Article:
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Earn a 6% Yield With RioCan Real Estate Investment Trust

The fear of Amazon.com, Inc. (NASDAQ:AMZN) destroying traditional retail is very real. With Amazon’s expansion into a variety of fields, it has set its sight on everything. A variety of retail REITs have seen their shares crater.

RioCan Real Estate Investment Trust  (TSX:REI.UN) has given up over 12% of its value over the past year. And if you look at the stock over a five-year period, before dividends, investors are down. That’s a frustrating situation, but I think the markets have been overreacting about Amazon destroying retail. There’s no denying that many malls are going to go out of business. There’s simply too much retail out there.

However, RioCan doesn’t own just any retail. It invests in high-quality shopping centres that have more pull than just retail. For example, Cineplex is a major anchor tenant, bringing people to the mall even when they might not be thinking about buying things. It also has Canadian TireWal-MartLoblaw, and Dollarama as tenants.

There is no denying that only the best malls are going to survive. With that, RioCan has begun the process of selling off 100 of its properties that are in Canada’s smaller cities. Instead, it wants to focus on Toronto, Ottawa, Vancouver, Calgary, Edmonton, and Montreal.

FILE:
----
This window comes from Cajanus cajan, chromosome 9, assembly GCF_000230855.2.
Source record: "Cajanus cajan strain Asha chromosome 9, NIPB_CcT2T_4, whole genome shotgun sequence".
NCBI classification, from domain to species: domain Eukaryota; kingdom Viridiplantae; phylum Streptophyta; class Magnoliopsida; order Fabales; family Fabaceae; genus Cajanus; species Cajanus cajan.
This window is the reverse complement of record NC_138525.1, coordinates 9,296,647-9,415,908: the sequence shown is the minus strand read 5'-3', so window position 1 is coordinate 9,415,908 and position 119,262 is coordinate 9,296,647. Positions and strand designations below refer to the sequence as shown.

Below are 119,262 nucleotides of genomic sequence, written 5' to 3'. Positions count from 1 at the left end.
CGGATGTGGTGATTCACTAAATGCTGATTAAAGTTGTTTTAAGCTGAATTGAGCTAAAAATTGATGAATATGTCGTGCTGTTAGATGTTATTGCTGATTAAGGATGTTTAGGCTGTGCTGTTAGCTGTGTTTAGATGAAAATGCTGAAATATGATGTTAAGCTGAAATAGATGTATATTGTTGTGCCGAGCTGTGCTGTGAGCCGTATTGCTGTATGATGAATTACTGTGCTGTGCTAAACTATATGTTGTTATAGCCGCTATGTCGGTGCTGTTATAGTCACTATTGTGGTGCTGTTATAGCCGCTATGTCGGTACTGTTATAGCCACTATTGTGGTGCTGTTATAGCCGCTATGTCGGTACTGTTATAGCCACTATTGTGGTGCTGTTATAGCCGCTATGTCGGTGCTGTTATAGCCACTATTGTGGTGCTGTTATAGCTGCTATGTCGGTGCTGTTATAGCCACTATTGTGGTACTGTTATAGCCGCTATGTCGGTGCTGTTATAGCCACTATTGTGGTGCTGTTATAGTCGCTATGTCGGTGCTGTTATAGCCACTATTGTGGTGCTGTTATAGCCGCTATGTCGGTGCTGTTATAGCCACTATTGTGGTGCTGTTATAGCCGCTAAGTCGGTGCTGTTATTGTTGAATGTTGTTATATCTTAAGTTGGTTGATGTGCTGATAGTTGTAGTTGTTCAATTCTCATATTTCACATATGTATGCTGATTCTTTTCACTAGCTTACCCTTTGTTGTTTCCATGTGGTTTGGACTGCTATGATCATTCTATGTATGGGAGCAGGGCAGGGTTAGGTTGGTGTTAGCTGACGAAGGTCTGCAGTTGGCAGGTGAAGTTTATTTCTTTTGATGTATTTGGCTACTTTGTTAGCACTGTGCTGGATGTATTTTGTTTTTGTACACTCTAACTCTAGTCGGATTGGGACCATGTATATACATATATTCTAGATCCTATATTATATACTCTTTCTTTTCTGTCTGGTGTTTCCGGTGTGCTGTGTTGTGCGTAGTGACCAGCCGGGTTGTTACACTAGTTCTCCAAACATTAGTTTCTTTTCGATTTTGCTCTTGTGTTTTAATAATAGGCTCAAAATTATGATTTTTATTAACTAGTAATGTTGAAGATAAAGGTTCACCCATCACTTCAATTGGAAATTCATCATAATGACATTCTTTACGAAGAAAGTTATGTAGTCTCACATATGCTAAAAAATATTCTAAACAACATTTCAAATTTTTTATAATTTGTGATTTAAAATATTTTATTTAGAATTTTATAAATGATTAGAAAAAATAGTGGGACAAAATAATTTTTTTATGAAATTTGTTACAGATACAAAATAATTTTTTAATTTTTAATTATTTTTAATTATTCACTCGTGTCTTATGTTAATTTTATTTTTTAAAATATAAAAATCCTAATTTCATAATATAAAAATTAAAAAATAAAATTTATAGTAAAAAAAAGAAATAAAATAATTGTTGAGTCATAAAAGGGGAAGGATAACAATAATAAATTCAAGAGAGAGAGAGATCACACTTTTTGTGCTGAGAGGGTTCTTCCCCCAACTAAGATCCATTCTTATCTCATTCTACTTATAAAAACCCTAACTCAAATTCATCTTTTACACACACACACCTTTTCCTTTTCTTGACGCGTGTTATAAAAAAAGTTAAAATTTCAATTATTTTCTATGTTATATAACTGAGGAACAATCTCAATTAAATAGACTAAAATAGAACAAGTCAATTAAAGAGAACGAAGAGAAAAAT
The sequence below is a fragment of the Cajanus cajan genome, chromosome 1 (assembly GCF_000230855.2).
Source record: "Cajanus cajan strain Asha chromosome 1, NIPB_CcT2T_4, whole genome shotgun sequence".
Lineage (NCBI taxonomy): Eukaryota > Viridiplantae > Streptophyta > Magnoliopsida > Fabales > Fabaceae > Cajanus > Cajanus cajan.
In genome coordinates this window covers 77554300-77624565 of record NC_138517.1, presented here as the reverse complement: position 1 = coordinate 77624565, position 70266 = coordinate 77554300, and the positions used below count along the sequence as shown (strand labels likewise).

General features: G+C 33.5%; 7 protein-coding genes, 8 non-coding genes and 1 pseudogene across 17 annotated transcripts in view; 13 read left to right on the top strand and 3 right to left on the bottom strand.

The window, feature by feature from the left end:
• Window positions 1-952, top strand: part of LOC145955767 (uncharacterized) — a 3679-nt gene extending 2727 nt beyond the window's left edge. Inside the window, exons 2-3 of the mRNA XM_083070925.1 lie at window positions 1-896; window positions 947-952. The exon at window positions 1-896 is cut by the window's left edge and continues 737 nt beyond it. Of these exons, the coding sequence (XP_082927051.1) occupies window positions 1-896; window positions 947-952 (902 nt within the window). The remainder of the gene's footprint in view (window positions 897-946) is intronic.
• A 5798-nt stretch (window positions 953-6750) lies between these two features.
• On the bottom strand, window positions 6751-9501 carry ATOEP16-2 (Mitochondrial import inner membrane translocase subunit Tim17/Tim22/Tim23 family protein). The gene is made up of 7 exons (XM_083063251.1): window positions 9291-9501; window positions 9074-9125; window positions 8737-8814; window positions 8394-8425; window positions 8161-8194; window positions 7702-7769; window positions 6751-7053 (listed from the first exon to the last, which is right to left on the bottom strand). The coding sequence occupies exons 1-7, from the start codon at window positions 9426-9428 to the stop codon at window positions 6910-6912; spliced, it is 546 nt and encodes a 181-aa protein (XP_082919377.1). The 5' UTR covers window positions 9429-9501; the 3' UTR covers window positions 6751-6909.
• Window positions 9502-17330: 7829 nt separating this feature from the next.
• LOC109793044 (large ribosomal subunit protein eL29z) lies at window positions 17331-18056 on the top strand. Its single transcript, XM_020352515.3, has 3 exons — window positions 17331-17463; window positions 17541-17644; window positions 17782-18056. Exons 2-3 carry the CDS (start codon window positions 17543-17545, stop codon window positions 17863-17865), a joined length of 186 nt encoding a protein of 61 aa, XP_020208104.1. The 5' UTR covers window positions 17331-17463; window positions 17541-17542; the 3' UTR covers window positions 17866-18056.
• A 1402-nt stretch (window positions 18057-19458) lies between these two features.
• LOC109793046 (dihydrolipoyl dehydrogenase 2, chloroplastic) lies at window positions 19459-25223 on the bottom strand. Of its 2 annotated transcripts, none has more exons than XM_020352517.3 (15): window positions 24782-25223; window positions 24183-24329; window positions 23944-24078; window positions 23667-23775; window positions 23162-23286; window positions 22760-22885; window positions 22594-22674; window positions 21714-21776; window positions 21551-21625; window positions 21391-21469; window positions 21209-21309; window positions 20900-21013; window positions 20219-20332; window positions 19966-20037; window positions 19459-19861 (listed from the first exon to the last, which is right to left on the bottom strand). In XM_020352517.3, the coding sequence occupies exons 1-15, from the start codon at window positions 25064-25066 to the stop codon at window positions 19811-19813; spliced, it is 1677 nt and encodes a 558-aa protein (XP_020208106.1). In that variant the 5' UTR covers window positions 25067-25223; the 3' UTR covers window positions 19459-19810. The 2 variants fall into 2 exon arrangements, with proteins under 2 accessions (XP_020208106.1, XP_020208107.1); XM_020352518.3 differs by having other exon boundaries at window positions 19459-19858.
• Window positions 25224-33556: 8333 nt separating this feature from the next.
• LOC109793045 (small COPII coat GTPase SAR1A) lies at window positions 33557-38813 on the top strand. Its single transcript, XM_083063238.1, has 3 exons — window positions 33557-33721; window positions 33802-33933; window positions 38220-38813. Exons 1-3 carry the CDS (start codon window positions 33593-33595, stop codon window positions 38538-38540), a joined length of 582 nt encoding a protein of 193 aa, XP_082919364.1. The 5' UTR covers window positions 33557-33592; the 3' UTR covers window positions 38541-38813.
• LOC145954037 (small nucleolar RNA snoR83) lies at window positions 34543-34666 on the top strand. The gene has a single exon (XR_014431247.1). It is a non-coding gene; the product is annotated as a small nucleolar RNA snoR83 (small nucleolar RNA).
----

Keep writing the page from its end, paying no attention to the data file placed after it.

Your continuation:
CEO Edward Shonshine explained that “they [the properties for sale] account for a third of our properties, but they account for much less than 20% of the value of our portfolio. We are going to be very Toronto-Ontario-centric when we are done. We will be over 50% in what I will call the Greater Toronto Area.”

The company has already completed or entered firm agreements to sell $512 million of properties, which the company believes represents approximately 25% of the disposition target. A leaner RioCan is going to be a net positive for the company.

And despite worries that Amazon is going to eat its lunch, RioCan is in an amazing position. Funds from operations increased 6.7% to $585 million for the full year, and that’s despite the US$1.9 billion sale of its 49 U.S. properties back in 2016. Same-property NOI increased by 2.1%. Committed occupancy improved by 100 basis points to 96.6%, and lease renewal retention increased to 91.1% from 85.8%.

You have a company with the vast majority of its tenants returning. And even if some of them back out, no single tenant accounts for more than 5% of its revenue, which means RioCan is in a great position.

That’s why management increased the dividend. Although it was a small 2.1% increase, it adds $0.03 per year, increasing the dividend from $0.1175 to $0.12 per month. And with shares down as far as they are, you get to earn a 6% yield.

I can’t predict where the bottom is for RioCan, but the future remains particularly bright for the company. And with management actually increasing the dividend, I’m confident this is a great income stock.

Canada's answer to Amazon.com

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John Mackey, CEO of Whole Foods Market, an Amazon subsidiary, is a member of The Motley Fool’s board of directors. Fool contributor Jacob Donnelly has no position in any of the stocks mentioned. David Gardner owns shares of Amazon. The Motley Fool owns shares of Amazon.

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